And that is the key. Choosing. When we’re in a play, we don’t usually get "caught up" in believing we are the character. We are always somewhat conscious of the actor being separate from the role being played. That leaves some distance between the cause and effect, so to speak. But in "real life" we have identified with our role, thus making it harder to keep our distance from the emotional reactions.
We get caught up in the melodrama of our lives, and forget that the "world’s a stage". We do the same thing when we go to movies – we get caught up in the scenario, holding our breath in the tense moments, crying in the sad scenes, feeling anger at the villain, and generally "believing" the story while we are watching it. However, in cases where the movie is not produced as well, we tend to remain disassociated with the movie… never losing sight that it’s a movie, and we see the cracks in the script, never really getting caught up in it.
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Well, if anything, our life definitely has cracks in the script, yet we are fully caught up in believing it. So what role are we playing? Is our role fixed? Can we switch character traits along the way?
Baby, You've Got the Power!
One thing that we’ve been told through the ages is that we have free will. We have the power to make our own choices. And, if the world’s a stage, then we have free will in choosing our roles and how to play them. No one is forcing us to play the bully, the "poor-me" victim, the downtrodden, the seductress, the moody one, etc. These are roles we’ve adopted. True, our environment and our upbringing may have encouraged us to take certain roles, but we always have the choice of saying no.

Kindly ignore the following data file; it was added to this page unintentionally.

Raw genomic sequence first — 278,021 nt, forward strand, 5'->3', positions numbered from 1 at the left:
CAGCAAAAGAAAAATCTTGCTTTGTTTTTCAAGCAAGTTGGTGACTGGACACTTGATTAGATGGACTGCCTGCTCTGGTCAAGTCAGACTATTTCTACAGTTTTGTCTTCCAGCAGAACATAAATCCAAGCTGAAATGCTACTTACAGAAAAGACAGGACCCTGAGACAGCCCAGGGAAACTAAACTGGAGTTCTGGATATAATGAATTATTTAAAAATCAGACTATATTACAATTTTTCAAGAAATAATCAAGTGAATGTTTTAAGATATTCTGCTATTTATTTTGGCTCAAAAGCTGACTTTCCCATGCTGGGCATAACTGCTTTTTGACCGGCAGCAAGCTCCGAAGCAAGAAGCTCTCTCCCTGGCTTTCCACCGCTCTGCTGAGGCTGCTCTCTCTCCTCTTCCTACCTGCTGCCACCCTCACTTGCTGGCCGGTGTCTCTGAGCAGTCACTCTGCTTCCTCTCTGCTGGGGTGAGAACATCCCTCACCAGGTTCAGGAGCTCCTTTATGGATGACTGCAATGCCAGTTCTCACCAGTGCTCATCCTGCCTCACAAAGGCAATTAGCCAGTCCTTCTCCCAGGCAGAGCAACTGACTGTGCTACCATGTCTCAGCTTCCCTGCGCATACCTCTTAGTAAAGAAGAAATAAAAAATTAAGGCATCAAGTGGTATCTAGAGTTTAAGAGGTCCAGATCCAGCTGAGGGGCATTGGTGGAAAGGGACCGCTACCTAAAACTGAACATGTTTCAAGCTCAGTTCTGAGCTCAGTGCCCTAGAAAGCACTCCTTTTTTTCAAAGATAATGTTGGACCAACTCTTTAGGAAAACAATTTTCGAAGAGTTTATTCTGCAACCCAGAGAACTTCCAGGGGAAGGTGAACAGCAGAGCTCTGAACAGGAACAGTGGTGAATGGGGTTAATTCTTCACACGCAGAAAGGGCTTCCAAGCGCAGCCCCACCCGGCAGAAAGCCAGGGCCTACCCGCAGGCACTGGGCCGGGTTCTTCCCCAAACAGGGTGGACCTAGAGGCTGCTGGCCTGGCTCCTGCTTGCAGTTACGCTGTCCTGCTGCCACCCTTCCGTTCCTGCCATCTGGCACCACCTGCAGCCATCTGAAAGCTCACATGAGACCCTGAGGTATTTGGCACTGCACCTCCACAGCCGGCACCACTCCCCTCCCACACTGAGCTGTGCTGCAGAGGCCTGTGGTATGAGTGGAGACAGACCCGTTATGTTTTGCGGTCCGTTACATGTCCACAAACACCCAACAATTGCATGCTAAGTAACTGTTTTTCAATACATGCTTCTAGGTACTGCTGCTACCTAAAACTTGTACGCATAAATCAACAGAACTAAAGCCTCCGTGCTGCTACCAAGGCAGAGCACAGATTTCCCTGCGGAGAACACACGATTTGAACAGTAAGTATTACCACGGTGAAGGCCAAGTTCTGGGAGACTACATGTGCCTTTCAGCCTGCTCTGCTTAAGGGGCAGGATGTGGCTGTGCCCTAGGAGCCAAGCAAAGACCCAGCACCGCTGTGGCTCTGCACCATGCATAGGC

We always have a choice of saying to the director of the play (that’s us), hey, I’ve had it with this role. I don’t want to play this part anymore. I’m going to play the part of the hero, not the victim. I’m going to play the part of the person who’s in charge of their life. I don’t like the role I’ve been playing. I’m rewriting the script and changing roles.